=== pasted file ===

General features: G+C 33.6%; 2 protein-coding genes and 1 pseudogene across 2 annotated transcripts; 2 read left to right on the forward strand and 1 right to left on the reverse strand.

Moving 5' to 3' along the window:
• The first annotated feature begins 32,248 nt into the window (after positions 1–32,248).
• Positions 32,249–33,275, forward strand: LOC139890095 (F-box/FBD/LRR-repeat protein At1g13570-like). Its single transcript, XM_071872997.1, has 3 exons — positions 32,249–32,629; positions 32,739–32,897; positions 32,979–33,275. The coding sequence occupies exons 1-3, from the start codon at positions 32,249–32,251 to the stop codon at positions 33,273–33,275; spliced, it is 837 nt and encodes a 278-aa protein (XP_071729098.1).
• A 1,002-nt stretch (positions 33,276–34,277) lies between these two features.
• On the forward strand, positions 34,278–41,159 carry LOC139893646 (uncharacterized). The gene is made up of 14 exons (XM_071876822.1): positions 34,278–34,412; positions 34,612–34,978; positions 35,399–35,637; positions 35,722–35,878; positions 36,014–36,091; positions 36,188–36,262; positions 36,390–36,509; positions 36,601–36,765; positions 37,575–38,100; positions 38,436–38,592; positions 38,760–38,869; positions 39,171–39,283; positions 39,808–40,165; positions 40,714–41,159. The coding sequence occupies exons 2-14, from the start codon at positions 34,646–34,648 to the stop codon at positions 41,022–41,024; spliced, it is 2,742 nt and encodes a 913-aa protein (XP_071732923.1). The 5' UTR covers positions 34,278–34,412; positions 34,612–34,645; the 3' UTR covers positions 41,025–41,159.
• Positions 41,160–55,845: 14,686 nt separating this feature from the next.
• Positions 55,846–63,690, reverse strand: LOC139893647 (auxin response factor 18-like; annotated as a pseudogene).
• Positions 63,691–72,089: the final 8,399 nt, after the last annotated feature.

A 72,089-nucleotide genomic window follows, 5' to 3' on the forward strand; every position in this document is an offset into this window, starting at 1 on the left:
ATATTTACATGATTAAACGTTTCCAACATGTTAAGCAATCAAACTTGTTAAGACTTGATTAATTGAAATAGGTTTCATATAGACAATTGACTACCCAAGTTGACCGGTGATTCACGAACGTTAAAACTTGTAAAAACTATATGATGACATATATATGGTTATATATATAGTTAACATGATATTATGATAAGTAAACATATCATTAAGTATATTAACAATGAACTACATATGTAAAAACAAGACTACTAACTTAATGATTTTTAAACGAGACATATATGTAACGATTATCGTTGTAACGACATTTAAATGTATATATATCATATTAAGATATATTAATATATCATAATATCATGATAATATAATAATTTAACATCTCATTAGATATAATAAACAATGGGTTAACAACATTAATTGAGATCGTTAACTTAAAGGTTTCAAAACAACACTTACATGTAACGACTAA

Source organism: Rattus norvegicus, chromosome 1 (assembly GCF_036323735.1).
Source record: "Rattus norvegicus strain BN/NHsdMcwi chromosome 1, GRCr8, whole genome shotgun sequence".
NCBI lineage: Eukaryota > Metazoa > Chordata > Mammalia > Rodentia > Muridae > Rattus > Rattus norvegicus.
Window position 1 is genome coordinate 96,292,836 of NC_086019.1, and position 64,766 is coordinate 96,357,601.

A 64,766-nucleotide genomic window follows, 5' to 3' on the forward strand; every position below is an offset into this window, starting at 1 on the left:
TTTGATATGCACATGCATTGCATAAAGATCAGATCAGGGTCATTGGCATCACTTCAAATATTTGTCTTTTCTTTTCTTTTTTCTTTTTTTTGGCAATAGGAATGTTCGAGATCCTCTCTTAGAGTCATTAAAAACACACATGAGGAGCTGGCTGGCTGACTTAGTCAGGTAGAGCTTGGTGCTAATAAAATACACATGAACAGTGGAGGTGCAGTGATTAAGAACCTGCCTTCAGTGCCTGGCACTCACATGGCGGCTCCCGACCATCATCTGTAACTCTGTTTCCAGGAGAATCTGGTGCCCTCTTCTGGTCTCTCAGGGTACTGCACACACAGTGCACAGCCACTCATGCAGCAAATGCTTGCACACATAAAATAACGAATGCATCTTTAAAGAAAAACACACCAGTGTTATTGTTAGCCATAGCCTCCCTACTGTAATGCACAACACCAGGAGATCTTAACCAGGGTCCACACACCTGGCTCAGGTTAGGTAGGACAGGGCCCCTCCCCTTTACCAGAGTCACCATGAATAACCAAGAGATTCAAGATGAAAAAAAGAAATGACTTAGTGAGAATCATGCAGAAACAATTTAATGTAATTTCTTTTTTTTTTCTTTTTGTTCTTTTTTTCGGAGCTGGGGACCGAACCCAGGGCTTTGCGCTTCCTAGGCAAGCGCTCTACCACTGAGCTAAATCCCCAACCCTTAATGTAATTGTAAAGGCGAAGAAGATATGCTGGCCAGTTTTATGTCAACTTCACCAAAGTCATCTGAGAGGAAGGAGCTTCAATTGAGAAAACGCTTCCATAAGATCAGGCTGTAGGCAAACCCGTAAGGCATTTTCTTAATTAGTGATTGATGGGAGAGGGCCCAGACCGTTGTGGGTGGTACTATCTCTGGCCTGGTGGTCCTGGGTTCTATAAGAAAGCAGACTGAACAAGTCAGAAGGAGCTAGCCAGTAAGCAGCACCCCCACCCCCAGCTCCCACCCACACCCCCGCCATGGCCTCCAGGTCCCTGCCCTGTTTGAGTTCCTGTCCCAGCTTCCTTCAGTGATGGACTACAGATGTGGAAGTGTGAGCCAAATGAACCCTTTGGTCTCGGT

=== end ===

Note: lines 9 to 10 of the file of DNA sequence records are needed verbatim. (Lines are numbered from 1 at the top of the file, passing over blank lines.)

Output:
• Positions 63,691–72,089: the final 8,399 nt, after the last annotated feature.

A 72,089-nucleotide genomic window follows, 5' to 3' on the forward strand; every position in this document is an offset into this window, starting at 1 on the left: